Les Posen sent me this article (“This Is Your Life (and How You Tell It)” by Benedict Carey) from the New York Times (might require a login) about how we construct our life stories. One of the question I often get asked is “by collecting stories aren’t you just finding out what happened in the past? How does that relate to what’s happening now?” This paragraph from the article helps us understand that whatever story we tell about the past is a reflection of what’s happening now.
In analyzing the texts, the researchers found strong correlations between the content of people’s current lives and the stories they tell. Those with mood problems have many good memories, but these scenes are usually tainted by some dark detail. The pride of college graduation is spoiled when a friend makes a cutting remark. The wedding party was wonderful until the best man collapsed from drink. A note of disappointment seems to close each narrative phrase.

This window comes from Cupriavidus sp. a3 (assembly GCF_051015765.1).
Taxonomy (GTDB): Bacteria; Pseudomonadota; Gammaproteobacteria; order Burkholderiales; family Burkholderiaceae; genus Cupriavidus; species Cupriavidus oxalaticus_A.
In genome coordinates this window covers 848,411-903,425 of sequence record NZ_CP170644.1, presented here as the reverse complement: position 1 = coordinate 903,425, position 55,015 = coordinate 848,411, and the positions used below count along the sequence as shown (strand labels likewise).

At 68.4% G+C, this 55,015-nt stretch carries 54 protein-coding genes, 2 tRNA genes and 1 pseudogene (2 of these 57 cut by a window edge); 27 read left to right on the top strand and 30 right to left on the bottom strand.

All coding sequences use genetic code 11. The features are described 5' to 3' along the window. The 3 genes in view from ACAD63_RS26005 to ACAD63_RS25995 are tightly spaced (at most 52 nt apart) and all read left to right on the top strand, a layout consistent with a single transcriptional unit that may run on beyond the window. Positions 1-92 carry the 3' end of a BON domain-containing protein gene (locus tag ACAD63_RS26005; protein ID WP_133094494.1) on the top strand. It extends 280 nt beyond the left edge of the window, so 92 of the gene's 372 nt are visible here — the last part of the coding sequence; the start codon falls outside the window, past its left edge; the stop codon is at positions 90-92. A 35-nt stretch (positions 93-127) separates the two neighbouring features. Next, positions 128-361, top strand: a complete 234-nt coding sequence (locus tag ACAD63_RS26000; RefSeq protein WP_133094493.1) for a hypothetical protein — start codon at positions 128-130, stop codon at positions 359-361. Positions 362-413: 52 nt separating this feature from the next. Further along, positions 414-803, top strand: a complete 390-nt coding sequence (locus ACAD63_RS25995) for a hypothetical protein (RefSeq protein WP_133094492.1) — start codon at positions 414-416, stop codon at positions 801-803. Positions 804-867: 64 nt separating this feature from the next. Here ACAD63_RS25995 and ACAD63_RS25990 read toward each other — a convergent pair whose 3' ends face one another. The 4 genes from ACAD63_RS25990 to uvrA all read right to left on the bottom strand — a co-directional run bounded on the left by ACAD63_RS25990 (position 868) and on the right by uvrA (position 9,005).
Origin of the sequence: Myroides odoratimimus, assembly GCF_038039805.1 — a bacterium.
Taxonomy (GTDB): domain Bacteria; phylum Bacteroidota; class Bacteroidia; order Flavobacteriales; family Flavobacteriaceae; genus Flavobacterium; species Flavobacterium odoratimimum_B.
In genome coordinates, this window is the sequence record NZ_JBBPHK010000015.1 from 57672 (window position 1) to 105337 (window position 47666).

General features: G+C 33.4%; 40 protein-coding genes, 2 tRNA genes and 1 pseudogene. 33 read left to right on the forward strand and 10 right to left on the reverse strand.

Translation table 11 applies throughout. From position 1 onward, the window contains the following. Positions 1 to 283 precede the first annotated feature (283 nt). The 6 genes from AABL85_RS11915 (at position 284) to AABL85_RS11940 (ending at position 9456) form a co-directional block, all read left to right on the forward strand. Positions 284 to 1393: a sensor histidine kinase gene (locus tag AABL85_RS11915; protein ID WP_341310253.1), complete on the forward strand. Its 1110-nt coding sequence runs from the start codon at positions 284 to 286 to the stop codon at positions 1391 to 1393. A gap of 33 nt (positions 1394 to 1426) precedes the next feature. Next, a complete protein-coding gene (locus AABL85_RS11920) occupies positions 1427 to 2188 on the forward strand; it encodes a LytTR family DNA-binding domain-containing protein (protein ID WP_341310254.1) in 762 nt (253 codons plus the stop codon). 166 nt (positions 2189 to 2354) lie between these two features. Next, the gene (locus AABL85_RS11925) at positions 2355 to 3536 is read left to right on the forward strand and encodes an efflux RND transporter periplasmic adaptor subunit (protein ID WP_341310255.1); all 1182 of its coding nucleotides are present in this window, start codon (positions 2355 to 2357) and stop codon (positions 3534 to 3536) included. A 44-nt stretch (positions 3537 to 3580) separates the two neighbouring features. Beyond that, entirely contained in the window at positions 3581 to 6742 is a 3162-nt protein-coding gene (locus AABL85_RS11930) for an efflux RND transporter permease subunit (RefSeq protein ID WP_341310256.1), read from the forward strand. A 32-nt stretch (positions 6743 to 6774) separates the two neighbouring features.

About Shawn Callahan
Shawn, author of Putting Stories to Work, is one of the world's leading business storytelling consultants. He helps executive teams find and tell the story of their strategy. When he is not working on strategy communication, Shawn is helping leaders find and tell business stories to engage, to influence and to inspire. Shawn works with Global 1000 companies including Shell, IBM, SAP, Bayer, Microsoft & Danone. Connect with Shawn on: